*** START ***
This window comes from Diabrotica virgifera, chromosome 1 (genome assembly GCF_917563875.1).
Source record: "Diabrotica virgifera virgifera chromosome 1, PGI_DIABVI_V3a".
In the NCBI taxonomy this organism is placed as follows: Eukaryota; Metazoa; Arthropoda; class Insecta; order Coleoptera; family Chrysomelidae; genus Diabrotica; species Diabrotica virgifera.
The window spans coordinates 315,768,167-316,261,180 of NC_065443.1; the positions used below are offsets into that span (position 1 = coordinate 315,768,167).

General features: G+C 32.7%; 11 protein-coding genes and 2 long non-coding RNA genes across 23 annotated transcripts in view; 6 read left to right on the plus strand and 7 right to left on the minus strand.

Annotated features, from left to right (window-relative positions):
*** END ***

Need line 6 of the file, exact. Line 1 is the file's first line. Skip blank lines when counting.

Annotated features, from left to right (window-relative positions):